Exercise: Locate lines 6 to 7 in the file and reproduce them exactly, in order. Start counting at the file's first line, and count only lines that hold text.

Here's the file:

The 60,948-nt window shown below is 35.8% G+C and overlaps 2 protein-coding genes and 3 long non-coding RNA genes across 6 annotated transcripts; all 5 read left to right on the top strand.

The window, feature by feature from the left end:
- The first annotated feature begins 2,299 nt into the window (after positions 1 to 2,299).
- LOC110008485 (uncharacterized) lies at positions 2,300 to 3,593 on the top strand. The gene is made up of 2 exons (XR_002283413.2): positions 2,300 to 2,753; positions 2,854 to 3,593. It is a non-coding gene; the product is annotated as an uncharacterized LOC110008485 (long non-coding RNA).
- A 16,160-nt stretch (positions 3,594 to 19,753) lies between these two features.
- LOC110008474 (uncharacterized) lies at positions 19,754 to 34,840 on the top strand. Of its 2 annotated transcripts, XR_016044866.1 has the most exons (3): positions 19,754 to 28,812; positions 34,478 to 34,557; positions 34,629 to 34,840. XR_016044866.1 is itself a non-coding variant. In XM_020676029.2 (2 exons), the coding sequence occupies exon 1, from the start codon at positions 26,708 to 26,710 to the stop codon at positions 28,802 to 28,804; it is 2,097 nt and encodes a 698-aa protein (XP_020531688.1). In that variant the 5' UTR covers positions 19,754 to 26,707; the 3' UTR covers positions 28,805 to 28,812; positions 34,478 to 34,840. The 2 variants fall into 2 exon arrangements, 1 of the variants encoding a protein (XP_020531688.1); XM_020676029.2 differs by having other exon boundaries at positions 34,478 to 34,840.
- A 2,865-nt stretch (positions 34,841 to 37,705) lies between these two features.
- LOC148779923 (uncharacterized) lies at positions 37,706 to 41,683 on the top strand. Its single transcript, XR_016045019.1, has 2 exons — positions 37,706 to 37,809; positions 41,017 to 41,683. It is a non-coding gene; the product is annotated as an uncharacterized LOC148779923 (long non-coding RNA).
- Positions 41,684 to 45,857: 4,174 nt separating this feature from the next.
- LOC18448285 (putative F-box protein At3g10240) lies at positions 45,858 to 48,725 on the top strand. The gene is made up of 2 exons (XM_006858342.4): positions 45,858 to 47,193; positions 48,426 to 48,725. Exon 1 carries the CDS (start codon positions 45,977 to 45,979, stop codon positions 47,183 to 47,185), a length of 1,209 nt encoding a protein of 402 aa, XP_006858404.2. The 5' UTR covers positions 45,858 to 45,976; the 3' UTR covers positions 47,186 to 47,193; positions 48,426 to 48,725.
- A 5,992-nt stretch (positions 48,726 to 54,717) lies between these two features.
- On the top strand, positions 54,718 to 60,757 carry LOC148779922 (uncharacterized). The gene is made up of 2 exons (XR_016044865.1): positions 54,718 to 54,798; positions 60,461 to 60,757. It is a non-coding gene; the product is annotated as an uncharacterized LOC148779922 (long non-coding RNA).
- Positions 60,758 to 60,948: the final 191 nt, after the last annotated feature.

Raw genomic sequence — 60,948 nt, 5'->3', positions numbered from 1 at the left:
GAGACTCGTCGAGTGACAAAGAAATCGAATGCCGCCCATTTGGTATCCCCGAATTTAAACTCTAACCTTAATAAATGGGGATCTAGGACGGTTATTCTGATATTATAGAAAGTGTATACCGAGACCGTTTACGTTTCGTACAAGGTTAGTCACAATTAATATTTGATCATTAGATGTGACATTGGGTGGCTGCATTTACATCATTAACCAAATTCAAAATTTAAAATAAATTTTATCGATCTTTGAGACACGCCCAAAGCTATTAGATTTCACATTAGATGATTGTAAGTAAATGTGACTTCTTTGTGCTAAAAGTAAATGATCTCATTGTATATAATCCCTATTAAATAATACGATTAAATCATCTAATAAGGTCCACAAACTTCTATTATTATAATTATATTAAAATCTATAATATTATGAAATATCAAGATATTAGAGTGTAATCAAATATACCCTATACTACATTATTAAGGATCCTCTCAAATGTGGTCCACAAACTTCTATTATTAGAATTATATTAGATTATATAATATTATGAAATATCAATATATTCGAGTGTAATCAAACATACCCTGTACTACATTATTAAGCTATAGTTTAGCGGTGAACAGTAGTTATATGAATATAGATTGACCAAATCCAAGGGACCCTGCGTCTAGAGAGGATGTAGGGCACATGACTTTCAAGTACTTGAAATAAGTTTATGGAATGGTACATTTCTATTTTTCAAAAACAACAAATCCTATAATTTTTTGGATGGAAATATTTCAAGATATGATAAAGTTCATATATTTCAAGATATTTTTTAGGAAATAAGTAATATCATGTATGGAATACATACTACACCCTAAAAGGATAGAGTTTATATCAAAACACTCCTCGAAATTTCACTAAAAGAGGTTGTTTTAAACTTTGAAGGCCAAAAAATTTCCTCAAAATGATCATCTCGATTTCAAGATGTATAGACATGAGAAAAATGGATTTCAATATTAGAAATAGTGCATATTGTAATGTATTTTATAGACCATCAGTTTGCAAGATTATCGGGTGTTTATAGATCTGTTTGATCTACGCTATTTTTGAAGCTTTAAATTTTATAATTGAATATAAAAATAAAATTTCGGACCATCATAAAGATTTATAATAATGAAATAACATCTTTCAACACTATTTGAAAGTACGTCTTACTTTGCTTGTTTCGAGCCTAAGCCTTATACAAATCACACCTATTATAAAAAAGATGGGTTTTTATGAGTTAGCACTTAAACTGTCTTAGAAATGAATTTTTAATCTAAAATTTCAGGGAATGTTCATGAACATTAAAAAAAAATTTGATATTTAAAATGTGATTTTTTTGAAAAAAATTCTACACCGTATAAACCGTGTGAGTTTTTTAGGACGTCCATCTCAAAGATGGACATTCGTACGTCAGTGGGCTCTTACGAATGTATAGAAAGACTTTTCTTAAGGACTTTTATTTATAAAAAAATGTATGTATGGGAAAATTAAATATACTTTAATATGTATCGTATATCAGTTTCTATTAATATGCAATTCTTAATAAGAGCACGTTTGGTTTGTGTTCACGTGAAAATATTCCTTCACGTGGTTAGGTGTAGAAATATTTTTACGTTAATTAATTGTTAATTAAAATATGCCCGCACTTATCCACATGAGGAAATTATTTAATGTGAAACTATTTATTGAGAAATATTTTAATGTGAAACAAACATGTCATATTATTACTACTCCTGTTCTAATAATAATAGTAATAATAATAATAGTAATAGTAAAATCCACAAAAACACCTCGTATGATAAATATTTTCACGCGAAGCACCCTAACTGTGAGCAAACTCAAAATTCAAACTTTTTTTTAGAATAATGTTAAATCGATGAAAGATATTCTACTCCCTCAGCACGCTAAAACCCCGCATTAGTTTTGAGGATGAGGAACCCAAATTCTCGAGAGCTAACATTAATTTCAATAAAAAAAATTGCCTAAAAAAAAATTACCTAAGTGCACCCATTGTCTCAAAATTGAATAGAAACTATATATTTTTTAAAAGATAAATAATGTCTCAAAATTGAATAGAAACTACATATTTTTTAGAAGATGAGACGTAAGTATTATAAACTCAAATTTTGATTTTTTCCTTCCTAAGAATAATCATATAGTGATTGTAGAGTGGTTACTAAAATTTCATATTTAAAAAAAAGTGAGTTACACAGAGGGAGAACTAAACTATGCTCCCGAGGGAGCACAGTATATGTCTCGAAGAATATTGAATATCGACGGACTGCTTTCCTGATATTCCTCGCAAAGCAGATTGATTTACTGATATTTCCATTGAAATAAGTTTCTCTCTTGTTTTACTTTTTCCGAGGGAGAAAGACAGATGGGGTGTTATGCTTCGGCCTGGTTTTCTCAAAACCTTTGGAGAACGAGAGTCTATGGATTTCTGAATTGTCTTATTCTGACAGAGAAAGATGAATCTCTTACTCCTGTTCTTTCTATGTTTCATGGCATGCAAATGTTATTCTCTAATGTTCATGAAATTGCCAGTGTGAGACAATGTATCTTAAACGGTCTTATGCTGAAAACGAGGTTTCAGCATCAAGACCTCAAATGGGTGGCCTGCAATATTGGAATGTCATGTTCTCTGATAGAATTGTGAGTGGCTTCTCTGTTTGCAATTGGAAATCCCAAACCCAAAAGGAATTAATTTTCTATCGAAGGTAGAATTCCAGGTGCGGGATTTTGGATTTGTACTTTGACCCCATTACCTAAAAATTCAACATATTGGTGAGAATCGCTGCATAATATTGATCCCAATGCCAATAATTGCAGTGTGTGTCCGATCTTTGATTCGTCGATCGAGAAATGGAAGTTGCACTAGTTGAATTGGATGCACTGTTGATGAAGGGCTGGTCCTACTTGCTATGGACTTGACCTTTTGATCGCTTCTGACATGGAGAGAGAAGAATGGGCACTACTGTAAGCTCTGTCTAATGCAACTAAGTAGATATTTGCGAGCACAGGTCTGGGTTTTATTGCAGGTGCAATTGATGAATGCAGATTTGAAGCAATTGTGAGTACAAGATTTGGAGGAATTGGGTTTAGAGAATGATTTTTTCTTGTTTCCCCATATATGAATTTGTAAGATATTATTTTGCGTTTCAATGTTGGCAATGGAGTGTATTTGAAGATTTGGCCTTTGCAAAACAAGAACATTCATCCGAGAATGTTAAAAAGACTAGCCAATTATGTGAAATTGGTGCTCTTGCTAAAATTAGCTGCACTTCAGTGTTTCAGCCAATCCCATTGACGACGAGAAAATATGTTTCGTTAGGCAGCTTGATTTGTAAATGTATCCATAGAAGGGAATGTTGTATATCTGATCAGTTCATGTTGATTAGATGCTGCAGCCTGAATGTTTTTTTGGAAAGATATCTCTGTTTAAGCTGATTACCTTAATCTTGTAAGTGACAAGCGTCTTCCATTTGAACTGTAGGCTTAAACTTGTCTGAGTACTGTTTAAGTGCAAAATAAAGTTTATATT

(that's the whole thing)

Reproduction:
- LOC110008474 (uncharacterized) lies at positions 19,754 to 34,840 on the top strand. Of its 2 annotated transcripts, XR_016044866.1 has the most exons (3): positions 19,754 to 28,812; positions 34,478 to 34,557; positions 34,629 to 34,840. XR_016044866.1 is itself a non-coding variant. In XM_020676029.2 (2 exons), the coding sequence occupies exon 1, from the start codon at positions 26,708 to 26,710 to the stop codon at positions 28,802 to 28,804; it is 2,097 nt and encodes a 698-aa protein (XP_020531688.1). In that variant the 5' UTR covers positions 19,754 to 26,707; the 3' UTR covers positions 28,805 to 28,812; positions 34,478 to 34,840. The 2 variants fall into 2 exon arrangements, 1 of the variants encoding a protein (XP_020531688.1); XM_020676029.2 differs by having other exon boundaries at positions 34,478 to 34,840.
- A 2,865-nt stretch (positions 34,841 to 37,705) lies between these two features.